LETHBRIDGE – What’s old is new again for a business that just opened its doors in downtown Lethbridge.
Conybeare Mercantile opened to the public earlier this week, using the name of its original owner, Charles Frederick Pringle Conybeare. It was built in 1891 at the corner of what is now 6 Ave. and 5 St. South.
After being occupied as a home until 1918 – with residents including Lethbridge’s first mayor, Charles Alexander Magrath – the building became a Jewish Synagogue with a residence for the Rabbi, before converting to Regal Grocery/Confectionary from 1942 to 1987.
Joseph Eufemia purchased and restored the building in 2014, and while he noted that a family member used it as a temporary space for their business last year, it has remained virtually empty for 31 years.
That is of course, until Lexi Fowler discovered it was available.
“My husband saw this retail building available – I was like, 'Let's go look at it!'” she said with an infectious smile, after showing a Lethbridge News NOW reporter around the property. “I hadn't a clue. Never once thought I'd be a shop owner. But when I walked in the door, it was so beautiful, and the feeling was like it needed me in here. So, I thought I'd bring it back to its historical originalness.
“I figured, why wouldn't I bring it back to a mercantile – which is a grocery store and home goods, tools, all the kind of goodness that you need downtown – cause there's nowhere to just go and get quick things… I wanted to have just an eclectic amount of stuff here that people can come grab, when they need it, until they can get to a big box store,” Fowler continued.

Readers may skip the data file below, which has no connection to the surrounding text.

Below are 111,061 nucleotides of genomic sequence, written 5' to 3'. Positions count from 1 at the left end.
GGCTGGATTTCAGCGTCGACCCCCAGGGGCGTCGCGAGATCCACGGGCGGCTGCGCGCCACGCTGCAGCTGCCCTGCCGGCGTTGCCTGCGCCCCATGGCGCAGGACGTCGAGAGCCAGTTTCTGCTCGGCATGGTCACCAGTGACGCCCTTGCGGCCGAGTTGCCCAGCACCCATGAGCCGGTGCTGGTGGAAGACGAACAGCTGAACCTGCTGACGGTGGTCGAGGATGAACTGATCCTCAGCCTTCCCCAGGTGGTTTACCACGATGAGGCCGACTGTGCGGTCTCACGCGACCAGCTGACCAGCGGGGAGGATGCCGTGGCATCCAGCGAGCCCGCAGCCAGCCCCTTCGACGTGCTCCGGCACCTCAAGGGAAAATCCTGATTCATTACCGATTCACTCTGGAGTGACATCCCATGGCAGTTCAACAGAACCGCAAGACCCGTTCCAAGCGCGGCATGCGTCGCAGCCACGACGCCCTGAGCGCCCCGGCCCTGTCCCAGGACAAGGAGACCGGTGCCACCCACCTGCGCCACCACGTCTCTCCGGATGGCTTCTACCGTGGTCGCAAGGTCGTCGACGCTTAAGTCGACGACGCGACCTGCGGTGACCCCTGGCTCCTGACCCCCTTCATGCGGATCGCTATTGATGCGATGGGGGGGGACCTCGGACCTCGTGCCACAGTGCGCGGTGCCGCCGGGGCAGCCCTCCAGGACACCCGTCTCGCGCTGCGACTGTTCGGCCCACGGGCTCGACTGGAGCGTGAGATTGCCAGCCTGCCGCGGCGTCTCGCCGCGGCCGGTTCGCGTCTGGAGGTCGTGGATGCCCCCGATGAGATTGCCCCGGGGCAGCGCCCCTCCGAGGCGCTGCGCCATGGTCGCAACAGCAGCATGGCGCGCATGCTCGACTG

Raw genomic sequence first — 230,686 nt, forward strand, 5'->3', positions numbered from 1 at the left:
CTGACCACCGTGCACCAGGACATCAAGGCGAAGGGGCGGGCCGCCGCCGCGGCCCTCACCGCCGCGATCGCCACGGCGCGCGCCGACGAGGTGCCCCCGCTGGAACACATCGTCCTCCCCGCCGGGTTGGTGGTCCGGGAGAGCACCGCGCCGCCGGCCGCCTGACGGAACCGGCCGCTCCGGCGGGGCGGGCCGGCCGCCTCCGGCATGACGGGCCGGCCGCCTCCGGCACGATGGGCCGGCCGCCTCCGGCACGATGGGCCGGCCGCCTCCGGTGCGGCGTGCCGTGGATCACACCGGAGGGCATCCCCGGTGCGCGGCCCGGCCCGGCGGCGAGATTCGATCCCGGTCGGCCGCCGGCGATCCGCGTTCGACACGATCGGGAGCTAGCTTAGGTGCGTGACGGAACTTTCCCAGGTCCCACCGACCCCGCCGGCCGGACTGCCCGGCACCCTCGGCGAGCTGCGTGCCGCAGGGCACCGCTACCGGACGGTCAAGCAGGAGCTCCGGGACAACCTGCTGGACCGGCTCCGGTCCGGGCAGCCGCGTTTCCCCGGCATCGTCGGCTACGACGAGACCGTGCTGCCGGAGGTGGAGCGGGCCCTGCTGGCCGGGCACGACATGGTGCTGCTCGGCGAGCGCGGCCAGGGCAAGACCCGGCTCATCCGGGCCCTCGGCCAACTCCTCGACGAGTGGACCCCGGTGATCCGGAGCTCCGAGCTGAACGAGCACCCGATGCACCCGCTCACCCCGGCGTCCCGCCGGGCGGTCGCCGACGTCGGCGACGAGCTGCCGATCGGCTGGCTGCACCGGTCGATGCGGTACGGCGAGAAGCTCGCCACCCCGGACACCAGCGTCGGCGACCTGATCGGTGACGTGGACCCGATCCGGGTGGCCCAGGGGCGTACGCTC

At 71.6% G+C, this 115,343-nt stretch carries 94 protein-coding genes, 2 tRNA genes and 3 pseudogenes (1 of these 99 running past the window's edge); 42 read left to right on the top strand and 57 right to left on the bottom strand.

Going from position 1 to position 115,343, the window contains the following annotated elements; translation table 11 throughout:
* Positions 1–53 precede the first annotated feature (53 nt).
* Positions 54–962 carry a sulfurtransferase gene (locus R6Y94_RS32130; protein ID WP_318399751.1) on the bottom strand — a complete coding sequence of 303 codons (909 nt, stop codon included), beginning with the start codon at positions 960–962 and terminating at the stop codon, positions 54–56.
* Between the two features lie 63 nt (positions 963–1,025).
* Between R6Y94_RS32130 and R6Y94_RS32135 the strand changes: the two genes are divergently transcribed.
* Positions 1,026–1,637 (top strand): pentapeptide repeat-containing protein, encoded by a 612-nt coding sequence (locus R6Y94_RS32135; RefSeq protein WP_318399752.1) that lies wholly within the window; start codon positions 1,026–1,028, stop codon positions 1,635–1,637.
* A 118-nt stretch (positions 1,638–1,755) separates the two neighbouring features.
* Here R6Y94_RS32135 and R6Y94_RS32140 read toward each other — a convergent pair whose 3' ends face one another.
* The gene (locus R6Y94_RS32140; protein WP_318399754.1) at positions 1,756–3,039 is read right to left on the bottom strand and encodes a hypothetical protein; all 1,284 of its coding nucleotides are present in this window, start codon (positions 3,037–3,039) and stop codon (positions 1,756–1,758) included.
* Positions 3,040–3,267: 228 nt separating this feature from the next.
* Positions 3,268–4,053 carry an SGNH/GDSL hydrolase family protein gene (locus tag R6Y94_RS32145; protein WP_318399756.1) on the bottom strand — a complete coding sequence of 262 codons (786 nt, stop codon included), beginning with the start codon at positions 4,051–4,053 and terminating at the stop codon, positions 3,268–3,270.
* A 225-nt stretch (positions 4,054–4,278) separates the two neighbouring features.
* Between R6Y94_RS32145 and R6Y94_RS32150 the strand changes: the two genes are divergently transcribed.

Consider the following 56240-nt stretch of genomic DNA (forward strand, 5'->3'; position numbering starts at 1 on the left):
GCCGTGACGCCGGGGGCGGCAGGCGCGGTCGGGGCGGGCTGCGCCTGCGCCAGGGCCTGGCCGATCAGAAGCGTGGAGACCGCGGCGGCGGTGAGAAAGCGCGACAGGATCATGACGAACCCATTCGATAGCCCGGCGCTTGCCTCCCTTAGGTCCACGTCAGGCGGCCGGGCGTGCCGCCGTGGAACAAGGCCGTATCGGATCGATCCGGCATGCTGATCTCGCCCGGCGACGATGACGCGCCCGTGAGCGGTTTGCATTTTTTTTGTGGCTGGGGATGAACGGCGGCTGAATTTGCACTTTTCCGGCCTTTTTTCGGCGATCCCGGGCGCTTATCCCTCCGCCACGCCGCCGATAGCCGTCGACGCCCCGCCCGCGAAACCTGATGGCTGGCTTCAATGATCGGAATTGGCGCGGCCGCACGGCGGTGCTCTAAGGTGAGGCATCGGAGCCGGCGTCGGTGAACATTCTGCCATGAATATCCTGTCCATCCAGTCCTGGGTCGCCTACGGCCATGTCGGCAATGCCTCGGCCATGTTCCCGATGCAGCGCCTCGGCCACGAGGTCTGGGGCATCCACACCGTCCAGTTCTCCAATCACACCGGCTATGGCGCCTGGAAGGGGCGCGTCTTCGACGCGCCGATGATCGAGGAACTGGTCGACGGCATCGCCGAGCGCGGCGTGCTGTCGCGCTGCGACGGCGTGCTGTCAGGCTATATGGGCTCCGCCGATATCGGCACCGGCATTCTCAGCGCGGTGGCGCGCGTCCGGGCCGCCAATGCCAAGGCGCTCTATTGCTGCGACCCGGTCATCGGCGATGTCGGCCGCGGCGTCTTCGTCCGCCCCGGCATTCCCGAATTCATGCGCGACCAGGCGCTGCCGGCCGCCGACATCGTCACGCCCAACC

She moved quickly from there, opening the business less than three months after being handed the keys. Calling it a “community experience,” Fowler said family friends were happy to pitch in, helping with everything from painting, to moving their inventory in, to decorating.
As for the décor, some of the products they sell, and even Fowler’s attire – which matches the era the building was constructed in – she said that was an important part of the project for her.
“I have always been into antiques, I've always been into dressing-up the part – my wedding was actually 1800s [themed]. So, it's just part of my DNA,” Fowler said with a chuckle. “I like to can [food], I like cast-iron, I like to preserve food. I'm really just a jack-of-all trades – I come from the farm.”
With that in mind, Fowler made a point of bringing in products from local artisans, which includes fresh baking, jewelry, and sculptures made from recycled scrap-metal and flatware.
“We're trying to take things that normally aren't found in the community, that it's in people's homes or at the farmer's markets… so that we can have a more close-knit relationship with the artisans themselves and keep the money in Alberta,” explained Fowler.
With an eye to the future, Fowler said she also has plans for the basement and second floor of the building.
She’s hoping to rent out the top floor for events like board meetings or small Christmas parties, adding that one of the rooms could be used by local photographers as it retains many of its original features. Fowler said those interested are encouraged to come by and take a look.
For the basement, she intends to turn into a “man-cave,” with things like tackle and bait, potting soil and planters, and some tools. She quickly added that she will also take requests from people looking for certain products.
“I figured that we needed to come back to [being] community orientated, back to nature, back to learning how to preserve, save money... show the kids, pass on the knowledge,” said Fowler.
“I want this place to be as educational as it is facilitative.”
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